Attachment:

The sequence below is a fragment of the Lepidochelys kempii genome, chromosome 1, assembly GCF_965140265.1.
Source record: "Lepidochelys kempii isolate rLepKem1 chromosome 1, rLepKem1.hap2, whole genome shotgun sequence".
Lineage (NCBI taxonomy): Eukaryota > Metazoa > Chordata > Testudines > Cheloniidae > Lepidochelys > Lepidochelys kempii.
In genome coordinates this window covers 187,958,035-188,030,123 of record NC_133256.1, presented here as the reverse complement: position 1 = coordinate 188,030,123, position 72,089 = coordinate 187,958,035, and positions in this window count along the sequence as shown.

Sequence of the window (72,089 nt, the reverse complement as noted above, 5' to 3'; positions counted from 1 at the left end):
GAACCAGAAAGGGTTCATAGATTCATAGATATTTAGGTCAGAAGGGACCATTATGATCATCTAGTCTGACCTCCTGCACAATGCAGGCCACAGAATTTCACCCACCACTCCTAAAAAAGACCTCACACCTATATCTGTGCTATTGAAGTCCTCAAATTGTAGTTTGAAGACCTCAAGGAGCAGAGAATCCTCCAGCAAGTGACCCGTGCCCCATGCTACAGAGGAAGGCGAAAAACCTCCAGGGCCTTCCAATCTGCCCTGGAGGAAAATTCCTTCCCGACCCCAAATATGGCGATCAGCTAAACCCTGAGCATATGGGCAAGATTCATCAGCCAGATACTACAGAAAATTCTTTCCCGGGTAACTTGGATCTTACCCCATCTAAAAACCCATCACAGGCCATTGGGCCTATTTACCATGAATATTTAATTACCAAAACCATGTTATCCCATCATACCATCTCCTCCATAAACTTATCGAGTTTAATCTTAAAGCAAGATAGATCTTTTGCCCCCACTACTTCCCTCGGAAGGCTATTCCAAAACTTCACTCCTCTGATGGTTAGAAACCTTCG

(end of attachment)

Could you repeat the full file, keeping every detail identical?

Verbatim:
The sequence below is a fragment of the Lepidochelys kempii genome, chromosome 1, assembly GCF_965140265.1.
Source record: "Lepidochelys kempii isolate rLepKem1 chromosome 1, rLepKem1.hap2, whole genome shotgun sequence".
Lineage (NCBI taxonomy): Eukaryota > Metazoa > Chordata > Testudines > Cheloniidae > Lepidochelys > Lepidochelys kempii.
In genome coordinates this window covers 187,958,035-188,030,123 of record NC_133256.1, presented here as the reverse complement: position 1 = coordinate 188,030,123, position 72,089 = coordinate 187,958,035, and positions in this window count along the sequence as shown.

Sequence of the window (72,089 nt, the reverse complement as noted above, 5' to 3'; positions counted from 1 at the left end):
GAACCAGAAAGGGTTCATAGATTCATAGATATTTAGGTCAGAAGGGACCATTATGATCATCTAGTCTGACCTCCTGCACAATGCAGGCCACAGAATTTCACCCACCACTCCTAAAAAAGACCTCACACCTATATCTGTGCTATTGAAGTCCTCAAATTGTAGTTTGAAGACCTCAAGGAGCAGAGAATCCTCCAGCAAGTGACCCGTGCCCCATGCTACAGAGGAAGGCGAAAAACCTCCAGGGCCTTCCAATCTGCCCTGGAGGAAAATTCCTTCCCGACCCCAAATATGGCGATCAGCTAAACCCTGAGCATATGGGCAAGATTCATCAGCCAGATACTACAGAAAATTCTTTCCCGGGTAACTTGGATCTTACCCCATCTAAAAACCCATCACAGGCCATTGGGCCTATTTACCATGAATATTTAATTACCAAAACCATGTTATCCCATCATACCATCTCCTCCATAAACTTATCGAGTTTAATCTTAAAGCAAGATAGATCTTTTGCCCCCACTACTTCCCTCGGAAGGCTATTCCAAAACTTCACTCCTCTGATGGTTAGAAACCTTCG